Dreams can be deceptive. Hard to pin down. Not least when they have dressed themselves up as real life.

This dream upsets me. It seems to me that the images of the conifers and all the dead people have been visiting the inside of my head by mistake. As if they had no business to be there.


It is dawn, one morning early in June, in 2003. I am in a borrowed house right on the sea. In the grey light of dawn beyond the window, I glimpse a deer through the mist. When I move my arm only slightly, it bounds away out of sight. The sea laps almost noiselessly against the shore. The strong wind from the previous evening has slackened or shifted to another direction. It is so early that the vigilant terns have not yet started their screeching. I go down to the shore and think about the dream that has woken me.

The images are clear. They follow one another like glittering links in a carefully directed film. Not a skimped job. It is a plot in which I take part as well as observing it.

My dream, as I recall it:

I am walking along the edge of a coniferous forest. It is somewhere in southern Norrland, in the north of Sweden. The light is hazy, the sky is grey, as after a long spell of rain. Afternoon, early autumn. I can hear a bird flapping its wings somewhere, taking off from a branch and vanishing.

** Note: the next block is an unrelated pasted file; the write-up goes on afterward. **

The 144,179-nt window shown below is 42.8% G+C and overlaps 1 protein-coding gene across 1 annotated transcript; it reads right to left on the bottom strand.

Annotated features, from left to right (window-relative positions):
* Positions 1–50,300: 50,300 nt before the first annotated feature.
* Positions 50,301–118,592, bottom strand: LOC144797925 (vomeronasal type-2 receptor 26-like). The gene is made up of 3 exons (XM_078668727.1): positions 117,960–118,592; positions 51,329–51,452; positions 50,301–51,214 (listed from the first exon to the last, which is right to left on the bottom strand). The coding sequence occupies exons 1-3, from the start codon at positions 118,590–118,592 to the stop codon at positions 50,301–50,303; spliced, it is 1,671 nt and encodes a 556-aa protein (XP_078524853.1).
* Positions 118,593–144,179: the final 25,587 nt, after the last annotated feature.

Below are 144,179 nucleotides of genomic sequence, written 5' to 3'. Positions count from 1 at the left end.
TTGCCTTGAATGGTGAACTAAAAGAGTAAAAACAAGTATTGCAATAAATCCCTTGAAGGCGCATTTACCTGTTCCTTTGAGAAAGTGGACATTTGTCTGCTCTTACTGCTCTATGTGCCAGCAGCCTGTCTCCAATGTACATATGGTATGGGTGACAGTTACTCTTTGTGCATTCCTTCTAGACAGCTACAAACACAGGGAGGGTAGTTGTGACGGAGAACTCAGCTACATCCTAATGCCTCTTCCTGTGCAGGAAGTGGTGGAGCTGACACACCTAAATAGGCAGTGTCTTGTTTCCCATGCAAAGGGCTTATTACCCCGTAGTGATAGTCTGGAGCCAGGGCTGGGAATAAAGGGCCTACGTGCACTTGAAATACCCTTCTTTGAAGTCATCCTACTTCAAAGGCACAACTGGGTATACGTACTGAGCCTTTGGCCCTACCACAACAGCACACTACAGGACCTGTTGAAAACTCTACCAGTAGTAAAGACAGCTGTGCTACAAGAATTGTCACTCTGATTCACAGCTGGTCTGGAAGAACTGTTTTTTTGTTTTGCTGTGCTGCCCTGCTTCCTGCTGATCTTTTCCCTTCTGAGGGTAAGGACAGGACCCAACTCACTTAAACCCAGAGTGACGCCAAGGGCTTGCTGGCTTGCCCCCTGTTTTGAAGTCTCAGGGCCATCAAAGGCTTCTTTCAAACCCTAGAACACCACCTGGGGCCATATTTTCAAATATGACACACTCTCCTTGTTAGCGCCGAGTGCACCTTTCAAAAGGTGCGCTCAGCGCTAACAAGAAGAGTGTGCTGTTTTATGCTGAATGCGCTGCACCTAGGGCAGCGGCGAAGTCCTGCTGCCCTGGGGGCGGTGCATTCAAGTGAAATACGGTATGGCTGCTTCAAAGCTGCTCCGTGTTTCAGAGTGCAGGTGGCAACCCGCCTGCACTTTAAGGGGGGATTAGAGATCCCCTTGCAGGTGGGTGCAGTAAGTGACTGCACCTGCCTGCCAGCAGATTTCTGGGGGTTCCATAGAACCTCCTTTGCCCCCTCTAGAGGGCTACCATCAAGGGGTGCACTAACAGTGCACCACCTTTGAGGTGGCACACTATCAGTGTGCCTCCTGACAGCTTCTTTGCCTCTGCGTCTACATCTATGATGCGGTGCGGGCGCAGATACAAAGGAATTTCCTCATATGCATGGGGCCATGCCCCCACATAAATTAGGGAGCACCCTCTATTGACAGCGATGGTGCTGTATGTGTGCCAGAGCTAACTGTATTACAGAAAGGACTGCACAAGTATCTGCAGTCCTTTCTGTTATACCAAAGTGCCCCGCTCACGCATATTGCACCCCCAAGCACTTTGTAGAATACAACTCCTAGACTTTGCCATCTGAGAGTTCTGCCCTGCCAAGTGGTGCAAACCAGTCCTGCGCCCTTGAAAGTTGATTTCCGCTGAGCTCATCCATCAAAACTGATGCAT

The dream changes at that moment. I recognise the scene, but I also have the impression that I have never been there before. There is a moment of hesitation: maybe I ought to steer clear of the path leading into the trees. But I follow it even so, walk down a path which might not be a path but only my imagination. The air among the trees is heavy with smells. The forest is soundless, not even the usual little rustlings can be heard.

It is a gentle sort of dream, nothing is threatening or dangerous. I walk peacefully through the soft, damp mossy woodland. The smells are acrid, lively. A cone falls from a tree.

Then suddenly I notice that the trees are not trees, but that they are human beings. They are partly carved out of the tree trunks, they are like half-finished wooden sculptures. An impression flutters past: a great many sculptors have lately been at work on these trees. But something has happened that something has made them run away as fast as they can go. They were trying to help these images or people out of the wood. The people trying to get out of the tree trunks have been abandoned, and now they are stuck in the trunks like dead, half-rotten remains. Broken branches are the arms, the needles their hair, the cones are maybe eyes or bones from their elbows. These are people who have themselves been running away. But they were caught and died attempting to escape.

In my dream, I wonder why I am not afraid.

I contemplate all these dead people, one by one. Slowly I make my way through this remarkable gallery of people who are half-finished sculptures carved out of trees in a northern Swedish forest.

But there is something odd about them. Their faces are black. And I know they have died of Aids.